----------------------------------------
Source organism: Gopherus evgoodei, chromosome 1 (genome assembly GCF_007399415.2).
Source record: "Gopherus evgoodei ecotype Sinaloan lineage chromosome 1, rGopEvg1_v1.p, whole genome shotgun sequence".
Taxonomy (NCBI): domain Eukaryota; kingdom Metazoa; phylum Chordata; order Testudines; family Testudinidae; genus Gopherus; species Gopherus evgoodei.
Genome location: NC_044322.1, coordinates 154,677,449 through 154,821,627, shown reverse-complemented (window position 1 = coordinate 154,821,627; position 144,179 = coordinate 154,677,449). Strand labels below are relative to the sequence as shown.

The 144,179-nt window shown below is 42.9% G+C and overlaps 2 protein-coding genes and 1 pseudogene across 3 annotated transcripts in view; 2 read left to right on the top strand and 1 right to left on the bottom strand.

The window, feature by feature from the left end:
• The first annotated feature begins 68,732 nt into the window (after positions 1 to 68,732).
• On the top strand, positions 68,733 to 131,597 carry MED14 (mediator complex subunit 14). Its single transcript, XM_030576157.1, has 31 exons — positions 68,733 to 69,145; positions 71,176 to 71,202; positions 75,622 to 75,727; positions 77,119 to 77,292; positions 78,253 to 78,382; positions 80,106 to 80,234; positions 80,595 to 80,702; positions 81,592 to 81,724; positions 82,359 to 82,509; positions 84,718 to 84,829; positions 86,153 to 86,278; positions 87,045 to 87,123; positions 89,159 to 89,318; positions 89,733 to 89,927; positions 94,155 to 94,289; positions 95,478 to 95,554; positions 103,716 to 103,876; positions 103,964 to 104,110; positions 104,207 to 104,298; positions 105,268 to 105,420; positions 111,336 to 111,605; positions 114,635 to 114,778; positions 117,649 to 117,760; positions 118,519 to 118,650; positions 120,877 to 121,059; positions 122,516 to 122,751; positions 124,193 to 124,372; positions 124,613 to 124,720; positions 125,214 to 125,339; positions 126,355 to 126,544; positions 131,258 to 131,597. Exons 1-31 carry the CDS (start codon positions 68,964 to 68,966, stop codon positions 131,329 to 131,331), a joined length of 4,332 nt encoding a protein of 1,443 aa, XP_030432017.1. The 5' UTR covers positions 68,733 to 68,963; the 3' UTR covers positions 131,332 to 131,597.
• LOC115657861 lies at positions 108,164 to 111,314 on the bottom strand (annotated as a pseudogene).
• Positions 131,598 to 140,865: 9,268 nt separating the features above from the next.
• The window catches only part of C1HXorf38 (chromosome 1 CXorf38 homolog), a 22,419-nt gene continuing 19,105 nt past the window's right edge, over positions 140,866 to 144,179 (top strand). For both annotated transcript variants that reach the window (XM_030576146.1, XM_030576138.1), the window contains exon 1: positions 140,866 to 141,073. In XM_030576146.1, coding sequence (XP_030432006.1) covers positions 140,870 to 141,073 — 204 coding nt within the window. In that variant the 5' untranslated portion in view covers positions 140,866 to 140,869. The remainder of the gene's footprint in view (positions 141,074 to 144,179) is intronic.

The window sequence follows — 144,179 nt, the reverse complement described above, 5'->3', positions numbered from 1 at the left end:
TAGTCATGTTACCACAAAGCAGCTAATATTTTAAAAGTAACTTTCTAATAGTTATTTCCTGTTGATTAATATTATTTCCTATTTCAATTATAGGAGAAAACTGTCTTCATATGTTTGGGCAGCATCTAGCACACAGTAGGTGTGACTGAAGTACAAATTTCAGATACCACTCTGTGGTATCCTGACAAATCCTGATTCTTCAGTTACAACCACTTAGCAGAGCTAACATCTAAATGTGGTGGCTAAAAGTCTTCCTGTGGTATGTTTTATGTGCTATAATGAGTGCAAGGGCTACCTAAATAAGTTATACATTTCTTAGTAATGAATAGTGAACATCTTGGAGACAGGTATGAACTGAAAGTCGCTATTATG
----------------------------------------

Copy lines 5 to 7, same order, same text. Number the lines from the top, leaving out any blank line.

The 144,179-nt window shown below is 42.9% G+C and overlaps 2 protein-coding genes and 1 pseudogene across 3 annotated transcripts in view; 2 read left to right on the top strand and 1 right to left on the bottom strand.

The window, feature by feature from the left end:
• The first annotated feature begins 68,732 nt into the window (after positions 1 to 68,732).